Ex-Im fight goes nuclear

Ex-Im fight goes nuclear

The nuclear power sector is emerging as one of the most vocal proponents of the Export-Import Bank, as debate intensifies over whether to reauthorize the increasingly controversial institution.

The Nuclear Energy Institute (NEI) is leading the charge to demonstrate to lawmakers that closing the bank would threaten the billions of dollars in economic activity and tens of thousands of jobs that come from exporting U.S. nuclear power technology and products.

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The NEI is working with companies like Westinghouse Electric and General Electric-Hitachi Nuclear Energy to appeal to conservatives and others who see Ex-Im as an unnecessary form of corporate welfare.

The nuclear industry is also proving to be a top player among the big business groups that are doing the bulk of the lobbying on Ex-Im, which provides financing for U.S. companies to sell products and services to foreign customers.

Exports are essential to the nuclear industry, because a new reactor has not come online in the United States in nearly two decades and only five are under construction.

By comparison, 67 reactors are under construction outside the United States and another 170 are firmly planned, said Ted Jones, director of international supplier relations at the NEI.

The global market represents an important bounty for the U.S. industry.

“The Commerce Department has estimated it to be up to $740 billion over the next 10 years,” Jones said. “Our supply chain, it has to have a piece of that market to maintain its health and vitality.”

To the industry and its supporters, nuclear power is a sector that uniquely demonstrates the need to keep Ex-Im from expiring on June 30, when the law authorizing the bank is set to expire.

One major factor is that nuclear reactor projects, which can often cost $1 billion or more, frequently require that suppliers have government-based export agencies available. For the companies and governments building the projects, it provides a high level of assurance that they will get what they need.

“We can’t even meet the bid requirements unless we have an export credit agency to support it,” Jones said. “It’s actually written into the tender requirements.”

Ending Ex-Im would put U.S. suppliers at a distinct disadvantage or cut off large opportunities, he said.

The NEI also tells lawmakers that it’s a good idea to keep the United States’s nuclear supply chain alive and to promote it around the world.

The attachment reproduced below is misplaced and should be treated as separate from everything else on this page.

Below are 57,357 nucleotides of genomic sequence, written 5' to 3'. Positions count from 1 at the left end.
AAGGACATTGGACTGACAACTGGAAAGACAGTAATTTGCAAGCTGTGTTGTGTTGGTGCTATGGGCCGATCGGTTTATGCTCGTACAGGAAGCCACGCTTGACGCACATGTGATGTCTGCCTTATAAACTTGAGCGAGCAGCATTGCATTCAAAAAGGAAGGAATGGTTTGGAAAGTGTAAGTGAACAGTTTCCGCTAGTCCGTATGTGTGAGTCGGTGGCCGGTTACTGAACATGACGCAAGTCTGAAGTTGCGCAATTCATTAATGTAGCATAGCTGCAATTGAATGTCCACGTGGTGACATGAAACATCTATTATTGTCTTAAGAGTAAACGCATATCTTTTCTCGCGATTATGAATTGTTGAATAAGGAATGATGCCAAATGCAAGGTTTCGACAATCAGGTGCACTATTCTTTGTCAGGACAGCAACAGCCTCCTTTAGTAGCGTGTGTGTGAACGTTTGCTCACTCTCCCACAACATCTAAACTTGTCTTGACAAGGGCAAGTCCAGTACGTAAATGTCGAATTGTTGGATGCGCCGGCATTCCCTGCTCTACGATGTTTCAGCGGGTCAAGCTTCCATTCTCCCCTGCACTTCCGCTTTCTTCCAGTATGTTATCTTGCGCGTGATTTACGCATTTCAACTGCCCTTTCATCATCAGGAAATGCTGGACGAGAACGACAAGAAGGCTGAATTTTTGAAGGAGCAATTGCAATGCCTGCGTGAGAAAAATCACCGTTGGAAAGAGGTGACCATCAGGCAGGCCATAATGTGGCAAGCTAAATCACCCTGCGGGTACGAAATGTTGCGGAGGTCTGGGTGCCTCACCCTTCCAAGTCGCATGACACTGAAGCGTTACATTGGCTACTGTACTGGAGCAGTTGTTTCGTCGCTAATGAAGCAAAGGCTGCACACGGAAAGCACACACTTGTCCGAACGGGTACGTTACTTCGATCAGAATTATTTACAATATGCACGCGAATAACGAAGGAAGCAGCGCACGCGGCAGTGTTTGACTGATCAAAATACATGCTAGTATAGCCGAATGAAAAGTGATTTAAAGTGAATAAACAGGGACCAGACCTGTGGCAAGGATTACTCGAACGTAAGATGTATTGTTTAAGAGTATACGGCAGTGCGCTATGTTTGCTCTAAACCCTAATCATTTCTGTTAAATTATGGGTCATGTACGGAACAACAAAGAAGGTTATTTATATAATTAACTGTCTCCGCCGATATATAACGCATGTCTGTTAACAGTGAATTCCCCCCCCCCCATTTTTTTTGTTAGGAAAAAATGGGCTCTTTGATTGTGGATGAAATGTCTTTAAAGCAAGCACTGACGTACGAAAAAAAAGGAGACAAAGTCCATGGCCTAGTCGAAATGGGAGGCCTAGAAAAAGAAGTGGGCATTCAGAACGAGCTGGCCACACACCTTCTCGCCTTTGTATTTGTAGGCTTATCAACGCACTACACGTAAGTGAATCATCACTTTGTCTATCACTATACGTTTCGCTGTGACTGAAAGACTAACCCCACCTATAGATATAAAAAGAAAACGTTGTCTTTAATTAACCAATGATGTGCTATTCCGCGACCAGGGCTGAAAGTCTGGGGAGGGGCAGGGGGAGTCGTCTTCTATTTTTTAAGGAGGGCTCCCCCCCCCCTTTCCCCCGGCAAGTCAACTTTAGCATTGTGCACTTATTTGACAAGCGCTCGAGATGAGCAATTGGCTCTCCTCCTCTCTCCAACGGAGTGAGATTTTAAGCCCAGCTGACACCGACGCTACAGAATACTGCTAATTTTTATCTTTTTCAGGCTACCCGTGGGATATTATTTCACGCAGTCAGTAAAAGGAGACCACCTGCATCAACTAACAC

“When we’re the supplier, we have influence to make sure that nuclear energy is being developed and operated in a safe way, consistent with U.S. interests in nonproliferation, security and safety,” he said.

Russia is the main nuclear competitor to U.S. companies, and its transactions can be backed directly by the government.

Nuclear suppliers have received a number of high-dollar deals from Ex-Im, including a $2 billion deal in 2012 for a United Arab Emirates company to buy Westinghouse equipment and service for the first nuclear reactor on the Arabian Peninsula, which the agency said would support 5,000 U.S. jobs.

While congressional Democrats largely support reauthorization, the GOP is sharply divided, with leading House Republicans such as Reps. Paul RyanPaul RyanThe Hill Interview: Budget Chair Black sticks around for now Gun proposal picks up GOP support GOP lawmaker Tim Murphy to retire at end of term MORE (R-Wis.) and Jeb Hensarling (R-Texas) against the proposal.

Lauren Airey, director of trade facilitation policy for the National Association of Manufacturers, said nuclear suppliers are particularly adept to say why Ex-Im is necessary, given their unique circumstances and needs — increasingly important as business groups fight to convince conservative Republicans that Ex-Im deserves to live.

Airey said the nuclear sector has a large presence in the states of many members of Congress that business groups lobby.

“So where there is a natural constituency for those kinds of companies, they’ve been really good at telling their story and the unique way that Ex-Im impacts them to their members of Congress,” she said. “That’s resonated with members in those states.”

Nuclear companies also have large supplier bases themselves, which allows business groups to paint a picture of the entire supply chain that benefits from Ex-Im.

“They’ve been a great ally in our coalition of associations,” Airey said. “You can tell the story of the supply chain really well with the nuclear sector.”

But to Ex-Im’s opponents, even the arguments from the nuclear industry are no special case.

“Taxpayers should not be in the business of subsidizing risky loans or giving money to big businesses and foreign countries,” said Levi Russell, spokesman for Americans for Prosperity, a Tea Party-aligned group that, along with dozens of other conservative groups, is urging Congress to let Ex-Im expire.

“That would be the case regardless of any individual company or any industry.”

If a particular sector like the nuclear sector needs Ex-Im to survive, “the fact that your industry has grown dependent on taxpayer-backed loans doesn’t mean that it needs to continue forever,” Russell said.